For a writer, nuance is indispensable, it's fun and challenging. So I was interested to hear a BBC radio 4 programme: 'The Death of Nuance.' The first episode was entitled ‘ Losing my Nuance.’ Later that morning I wrote to the editor of the Radio Times Letters Page, as follows
Losing My Nuance, 15th January radio 4
I quickly lost my nuance. Ironically, the programme helped. I found it thought-provoking but not as producer and contributors intended. I was distracted by ghost-music, fading-in, louder, imperceptible. then revenant. The discussion was lost, not only nuance but substance. Elusive music held me, why was it there, what was it trying to say? Then I gave up and switched off.
Words or music? What is the core-listening experience of a programme? Whilst I have high regard for Jess Gillam as a musician I no longer listen to ‘This Classical Life’ radio 3 because she and her guests chat whilst her choice of music is playing. Even the revered David Attenborough fronted a programme where bird song (the subject) was overlaid with commentary and music.
Please, BBC producers, when you have excellent presenters and content let us listen, let us hear the nuance.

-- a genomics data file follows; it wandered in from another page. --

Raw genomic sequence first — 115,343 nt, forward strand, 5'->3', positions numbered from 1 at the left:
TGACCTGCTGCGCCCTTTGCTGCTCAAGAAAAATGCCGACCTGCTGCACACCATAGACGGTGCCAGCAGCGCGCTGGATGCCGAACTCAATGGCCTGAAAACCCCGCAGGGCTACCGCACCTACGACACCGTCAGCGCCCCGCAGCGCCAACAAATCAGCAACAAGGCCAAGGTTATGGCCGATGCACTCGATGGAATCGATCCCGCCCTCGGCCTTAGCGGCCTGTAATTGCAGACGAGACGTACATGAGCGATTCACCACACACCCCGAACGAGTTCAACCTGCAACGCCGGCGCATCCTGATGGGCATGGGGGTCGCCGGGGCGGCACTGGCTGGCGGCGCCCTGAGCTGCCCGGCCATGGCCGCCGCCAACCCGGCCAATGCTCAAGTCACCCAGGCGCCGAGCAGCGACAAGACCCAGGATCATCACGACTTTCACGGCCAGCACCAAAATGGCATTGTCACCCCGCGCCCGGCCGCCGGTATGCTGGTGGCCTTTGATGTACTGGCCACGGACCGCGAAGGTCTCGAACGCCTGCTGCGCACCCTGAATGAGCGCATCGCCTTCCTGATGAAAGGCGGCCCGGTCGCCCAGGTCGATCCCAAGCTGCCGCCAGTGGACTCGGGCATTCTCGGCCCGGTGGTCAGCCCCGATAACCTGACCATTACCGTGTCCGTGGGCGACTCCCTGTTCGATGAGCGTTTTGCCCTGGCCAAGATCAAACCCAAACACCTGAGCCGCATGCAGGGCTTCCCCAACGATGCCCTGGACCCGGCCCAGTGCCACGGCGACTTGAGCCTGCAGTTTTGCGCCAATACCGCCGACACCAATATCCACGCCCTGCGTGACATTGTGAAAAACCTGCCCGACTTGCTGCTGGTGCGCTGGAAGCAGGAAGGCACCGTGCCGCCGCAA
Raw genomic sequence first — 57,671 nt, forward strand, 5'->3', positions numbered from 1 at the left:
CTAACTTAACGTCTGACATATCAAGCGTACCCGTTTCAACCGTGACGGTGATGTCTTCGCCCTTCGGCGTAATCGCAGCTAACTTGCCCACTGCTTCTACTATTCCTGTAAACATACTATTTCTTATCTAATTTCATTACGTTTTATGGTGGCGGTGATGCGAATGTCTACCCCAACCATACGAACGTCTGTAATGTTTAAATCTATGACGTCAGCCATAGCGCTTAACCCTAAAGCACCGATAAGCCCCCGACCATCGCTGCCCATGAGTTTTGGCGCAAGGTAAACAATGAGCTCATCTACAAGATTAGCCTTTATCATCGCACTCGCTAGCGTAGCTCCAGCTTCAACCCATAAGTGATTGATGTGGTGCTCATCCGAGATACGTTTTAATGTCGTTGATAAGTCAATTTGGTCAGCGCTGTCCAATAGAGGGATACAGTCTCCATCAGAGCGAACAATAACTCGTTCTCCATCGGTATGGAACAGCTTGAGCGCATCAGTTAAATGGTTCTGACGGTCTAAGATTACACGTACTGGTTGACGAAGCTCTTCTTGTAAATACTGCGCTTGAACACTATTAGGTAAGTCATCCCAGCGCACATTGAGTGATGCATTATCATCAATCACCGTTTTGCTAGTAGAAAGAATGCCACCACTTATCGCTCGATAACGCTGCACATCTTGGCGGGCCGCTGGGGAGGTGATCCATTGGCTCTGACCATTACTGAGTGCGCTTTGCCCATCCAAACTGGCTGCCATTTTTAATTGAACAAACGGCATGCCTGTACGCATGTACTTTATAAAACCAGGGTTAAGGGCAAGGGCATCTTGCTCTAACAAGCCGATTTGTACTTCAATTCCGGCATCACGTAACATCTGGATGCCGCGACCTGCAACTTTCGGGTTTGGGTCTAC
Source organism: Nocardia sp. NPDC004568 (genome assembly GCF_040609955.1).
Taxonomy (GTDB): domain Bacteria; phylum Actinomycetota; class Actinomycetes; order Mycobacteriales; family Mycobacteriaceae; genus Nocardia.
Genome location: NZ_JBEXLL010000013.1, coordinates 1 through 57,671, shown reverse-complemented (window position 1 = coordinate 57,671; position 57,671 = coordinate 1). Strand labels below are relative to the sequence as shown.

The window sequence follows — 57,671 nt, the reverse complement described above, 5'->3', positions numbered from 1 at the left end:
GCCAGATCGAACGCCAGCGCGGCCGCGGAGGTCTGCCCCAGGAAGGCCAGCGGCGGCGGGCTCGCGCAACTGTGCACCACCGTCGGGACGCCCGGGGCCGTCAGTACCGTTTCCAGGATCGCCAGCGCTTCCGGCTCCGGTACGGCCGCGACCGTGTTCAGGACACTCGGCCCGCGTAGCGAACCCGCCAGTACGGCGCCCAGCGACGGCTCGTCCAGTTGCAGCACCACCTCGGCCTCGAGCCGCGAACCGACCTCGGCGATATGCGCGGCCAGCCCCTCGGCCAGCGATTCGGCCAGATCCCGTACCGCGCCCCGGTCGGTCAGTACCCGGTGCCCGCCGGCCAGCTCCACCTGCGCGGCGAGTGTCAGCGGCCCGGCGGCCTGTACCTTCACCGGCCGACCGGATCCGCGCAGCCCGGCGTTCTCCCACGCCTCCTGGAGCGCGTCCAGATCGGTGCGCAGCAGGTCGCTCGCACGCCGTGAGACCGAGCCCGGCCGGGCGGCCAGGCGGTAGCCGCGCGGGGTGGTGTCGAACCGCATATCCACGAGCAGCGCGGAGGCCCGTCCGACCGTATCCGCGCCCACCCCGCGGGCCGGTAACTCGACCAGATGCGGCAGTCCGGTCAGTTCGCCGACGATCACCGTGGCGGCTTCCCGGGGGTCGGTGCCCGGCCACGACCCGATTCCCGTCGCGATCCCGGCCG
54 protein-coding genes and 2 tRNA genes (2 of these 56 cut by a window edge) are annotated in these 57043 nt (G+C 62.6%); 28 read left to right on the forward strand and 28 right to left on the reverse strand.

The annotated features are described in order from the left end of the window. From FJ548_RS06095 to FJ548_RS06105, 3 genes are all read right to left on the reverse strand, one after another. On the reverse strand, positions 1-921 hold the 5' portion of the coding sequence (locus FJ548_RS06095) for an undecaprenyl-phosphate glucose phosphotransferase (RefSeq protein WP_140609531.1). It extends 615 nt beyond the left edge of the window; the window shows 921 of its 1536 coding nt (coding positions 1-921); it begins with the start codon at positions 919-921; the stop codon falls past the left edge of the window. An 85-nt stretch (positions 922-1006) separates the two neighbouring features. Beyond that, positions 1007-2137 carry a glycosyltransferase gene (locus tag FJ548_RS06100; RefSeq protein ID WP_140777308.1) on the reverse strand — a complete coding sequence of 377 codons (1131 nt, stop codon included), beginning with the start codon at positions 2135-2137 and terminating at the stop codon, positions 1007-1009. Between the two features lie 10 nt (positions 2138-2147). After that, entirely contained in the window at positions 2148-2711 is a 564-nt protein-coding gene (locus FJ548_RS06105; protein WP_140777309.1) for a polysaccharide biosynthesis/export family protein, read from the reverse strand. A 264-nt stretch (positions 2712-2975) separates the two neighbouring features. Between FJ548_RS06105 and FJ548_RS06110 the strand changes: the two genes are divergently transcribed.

For discussion programmes and documentaries, my focus is on words and ideas. I do not understand the vogue for adding music in a random way throughout a programme. I can’t see why it’s there. Sometimes it’s used like punctuation, to note a shift of topic, sometimes it simply pops up, grows louder, fades out. Will it return, yes it will. Why? Does the producer think the discussion lacks power to engage the listener?
The Green Planet: Tropical Worlds - the life of plants. David Attenborough's programmes are always visually stunning. If the life of plants sounds a less dynamic subject, think again. With The Triffid, a camera of awesome potential, we see plants in a wholly new way.